So, please, enough of your inventive additions, just stick to the facts! FF-UK (talk) 10:03, 5 June 2018 (UTC)

Wiz9999 (talk), That is a nice picture you have added, but it is NOT a "shaver socket" (which is not allowed in a bathroom), it is a "shaver supply unit", and presumably (as you found it installed in London) it will be compliant with BS EN 61558-2-5, as is the one already illustrated in this article. I have edited the description to be correct, but it would help if you could change the file name to one which is more accurate. Many thanks. FF-UK (talk) 10:42, 5 June 2018 (UTC)
I don't care what it is called. I uploaded it to help with this discussion, not to necessarily put it on the article. Rename the file to whatever you feel it should be. If you say that it is compliant with BS EN 61558-2-5, I'm not going to say that it isn't, because I do not know. All I know is that it exists and that I can confirm it is in a UK bathroom. - Wiz9999 (talk) 13:34, 5 June 2018 (UTC)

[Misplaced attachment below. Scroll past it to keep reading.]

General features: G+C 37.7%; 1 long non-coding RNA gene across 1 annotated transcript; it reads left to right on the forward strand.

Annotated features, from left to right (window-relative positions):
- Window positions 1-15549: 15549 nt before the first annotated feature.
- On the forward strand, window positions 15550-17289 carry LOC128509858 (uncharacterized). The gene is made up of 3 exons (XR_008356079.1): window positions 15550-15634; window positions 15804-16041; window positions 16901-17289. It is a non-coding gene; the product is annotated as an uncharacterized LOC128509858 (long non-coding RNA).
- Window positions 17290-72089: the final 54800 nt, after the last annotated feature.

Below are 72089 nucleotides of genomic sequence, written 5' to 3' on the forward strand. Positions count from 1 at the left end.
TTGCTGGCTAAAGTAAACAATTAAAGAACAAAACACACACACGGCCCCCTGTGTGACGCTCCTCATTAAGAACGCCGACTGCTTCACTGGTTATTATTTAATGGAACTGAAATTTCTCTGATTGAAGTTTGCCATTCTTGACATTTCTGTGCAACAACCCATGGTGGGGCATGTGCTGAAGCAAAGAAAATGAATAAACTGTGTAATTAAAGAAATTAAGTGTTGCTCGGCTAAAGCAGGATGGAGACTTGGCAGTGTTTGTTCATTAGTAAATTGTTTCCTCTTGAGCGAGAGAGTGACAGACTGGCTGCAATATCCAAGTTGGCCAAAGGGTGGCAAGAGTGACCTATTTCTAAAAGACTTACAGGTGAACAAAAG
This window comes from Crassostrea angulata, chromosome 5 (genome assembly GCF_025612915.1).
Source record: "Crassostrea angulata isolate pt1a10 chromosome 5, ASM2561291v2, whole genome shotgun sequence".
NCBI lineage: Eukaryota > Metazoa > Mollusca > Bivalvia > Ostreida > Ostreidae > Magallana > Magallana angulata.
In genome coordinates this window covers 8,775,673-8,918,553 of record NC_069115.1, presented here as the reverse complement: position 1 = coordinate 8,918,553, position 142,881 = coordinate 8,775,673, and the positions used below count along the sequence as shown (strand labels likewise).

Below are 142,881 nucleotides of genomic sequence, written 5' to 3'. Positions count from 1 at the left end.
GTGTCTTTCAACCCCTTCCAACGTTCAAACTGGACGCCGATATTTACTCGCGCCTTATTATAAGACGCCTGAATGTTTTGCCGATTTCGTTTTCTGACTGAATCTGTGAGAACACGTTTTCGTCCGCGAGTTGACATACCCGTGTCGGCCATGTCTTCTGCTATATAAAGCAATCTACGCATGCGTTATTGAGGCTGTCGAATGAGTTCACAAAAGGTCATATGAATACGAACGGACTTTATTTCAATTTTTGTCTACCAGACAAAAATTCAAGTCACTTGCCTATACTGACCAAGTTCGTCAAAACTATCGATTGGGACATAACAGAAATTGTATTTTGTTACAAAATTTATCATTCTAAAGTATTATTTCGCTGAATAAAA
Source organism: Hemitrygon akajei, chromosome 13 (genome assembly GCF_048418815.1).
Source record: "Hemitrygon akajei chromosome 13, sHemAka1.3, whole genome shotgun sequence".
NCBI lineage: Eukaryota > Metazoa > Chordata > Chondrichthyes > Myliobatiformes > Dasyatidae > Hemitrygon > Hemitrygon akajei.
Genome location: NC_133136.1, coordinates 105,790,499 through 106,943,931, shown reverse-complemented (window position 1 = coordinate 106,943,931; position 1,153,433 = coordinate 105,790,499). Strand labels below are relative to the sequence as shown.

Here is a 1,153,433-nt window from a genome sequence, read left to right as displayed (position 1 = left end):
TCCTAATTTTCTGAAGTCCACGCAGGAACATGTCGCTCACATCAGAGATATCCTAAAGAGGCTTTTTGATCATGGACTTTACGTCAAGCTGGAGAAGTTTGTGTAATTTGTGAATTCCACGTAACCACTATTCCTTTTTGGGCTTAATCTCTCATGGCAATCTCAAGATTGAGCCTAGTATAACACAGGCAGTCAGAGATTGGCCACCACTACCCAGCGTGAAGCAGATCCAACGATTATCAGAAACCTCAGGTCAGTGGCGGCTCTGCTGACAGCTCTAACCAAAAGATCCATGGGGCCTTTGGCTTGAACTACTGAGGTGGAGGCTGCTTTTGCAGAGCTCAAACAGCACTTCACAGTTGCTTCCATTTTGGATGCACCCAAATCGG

What you can "confirm" is still original research. Your observations do not make you a reliable source. Nor do mine make me one. Jeh (talk) 17:18, 5 June 2018 (UTC)
Oh the statements I made are ABSOLUTELY original research. I never made any claim that they weren't. That is why they are not to be included in the article. I was simply trying to provide information to @FF-UK and @Beland to try and help them resolve the dispute that they seemed to be having by demonstrating something that I have observed in the real world, outside of the scope of this article. - Wiz9999 (talk) 20:56, 5 June 2018 (UTC)
Is it not a shaver supply unit that has as one of its components a BS 4573 socket, as the article is reporting is very common? -- Beland (talk) 17:05, 5 June 2018 (UTC)
The article does NOT say that is a BS 4573 socket. As I keep telling you, it is NOT a BS 4573 socket, it is a socket which accepts BS 4573 plugs in a way which is compliant with BS EN 61558-2-5, not the same thing! (More twisting of words on your part, or a plain refusal to read them?) FF-UK (talk) 17:28, 5 June 2018 (UTC)